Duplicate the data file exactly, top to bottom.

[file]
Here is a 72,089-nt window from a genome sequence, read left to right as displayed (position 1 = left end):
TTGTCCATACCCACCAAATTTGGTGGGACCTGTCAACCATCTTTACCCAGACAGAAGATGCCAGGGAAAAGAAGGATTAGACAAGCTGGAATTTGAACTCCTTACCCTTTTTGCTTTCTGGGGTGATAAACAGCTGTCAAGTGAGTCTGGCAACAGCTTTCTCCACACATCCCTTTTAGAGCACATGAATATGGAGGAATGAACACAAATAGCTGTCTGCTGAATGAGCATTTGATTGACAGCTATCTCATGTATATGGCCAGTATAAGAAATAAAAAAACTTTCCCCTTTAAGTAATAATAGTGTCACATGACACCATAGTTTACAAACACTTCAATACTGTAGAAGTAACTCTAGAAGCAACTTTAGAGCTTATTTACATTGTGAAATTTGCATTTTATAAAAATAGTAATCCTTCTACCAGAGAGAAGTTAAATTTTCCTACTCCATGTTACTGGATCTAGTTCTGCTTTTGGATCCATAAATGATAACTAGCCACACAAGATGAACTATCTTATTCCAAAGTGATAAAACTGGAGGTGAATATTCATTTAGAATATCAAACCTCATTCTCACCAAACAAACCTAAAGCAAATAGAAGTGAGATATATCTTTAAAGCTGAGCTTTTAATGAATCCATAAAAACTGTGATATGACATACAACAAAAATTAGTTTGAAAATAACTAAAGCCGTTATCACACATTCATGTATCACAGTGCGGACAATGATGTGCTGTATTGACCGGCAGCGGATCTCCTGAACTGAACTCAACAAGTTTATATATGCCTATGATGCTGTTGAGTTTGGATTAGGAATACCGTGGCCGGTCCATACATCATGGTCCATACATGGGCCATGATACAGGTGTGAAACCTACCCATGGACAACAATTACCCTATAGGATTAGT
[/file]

Here is a 72,089-nt window from a genome sequence, read left to right as displayed (position 1 = left end):
TTGTCCATACCCACCAAATTTGGTGGGACCTGTCAACCATCTTTACCCAGACAGAAGATGCCAGGGAAAAGAAGGATTAGACAAGCTGGAATTTGAACTCCTTACCCTTTTTGCTTTCTGGGGTGATAAACAGCTGTCAAGTGAGTCTGGCAACAGCTTTCTCCACACATCCCTTTTAGAGCACATGAATATGGAGGAATGAACACAAATAGCTGTCTGCTGAATGAGCATTTGATTGACAGCTATCTCATGTATATGGCCAGTATAAGAAATAAAAAAACTTTCCCCTTTAAGTAATAATAGTGTCACATGACACCATAGTTTACAAACACTTCAATACTGTAGAAGTAACTCTAGAAGCAACTTTAGAGCTTATTTACATTGTGAAATTTGCATTTTATAAAAATAGTAATCCTTCTACCAGAGAGAAGTTAAATTTTCCTACTCCATGTTACTGGATCTAGTTCTGCTTTTGGATCCATAAATGATAACTAGCCACACAAGATGAACTATCTTATTCCAAAGTGATAAAACTGGAGGTGAATATTCATTTAGAATATCAAACCTCATTCTCACCAAACAAACCTAAAGCAAATAGAAGTGAGATATATCTTTAAAGCTGAGCTTTTAATGAATCCATAAAAACTGTGATATGACATACAACAAAAATTAGTTTGAAAATAACTAAAGCCGTTATCACACATTCATGTATCACAGTGCGGACAATGATGTGCTGTATTGACCGGCAGCGGATCTCCTGAACTGAACTCAACAAGTTTATATATGCCTATGATGCTGTTGAGTTTGGATTAGGAATACCGTGGCCGGTCCATACATCATGGTCCATACATGGGCCATGATACAGGTGTGAAACCTACCCATGGACAACAATTACCCTATAGGATTAGT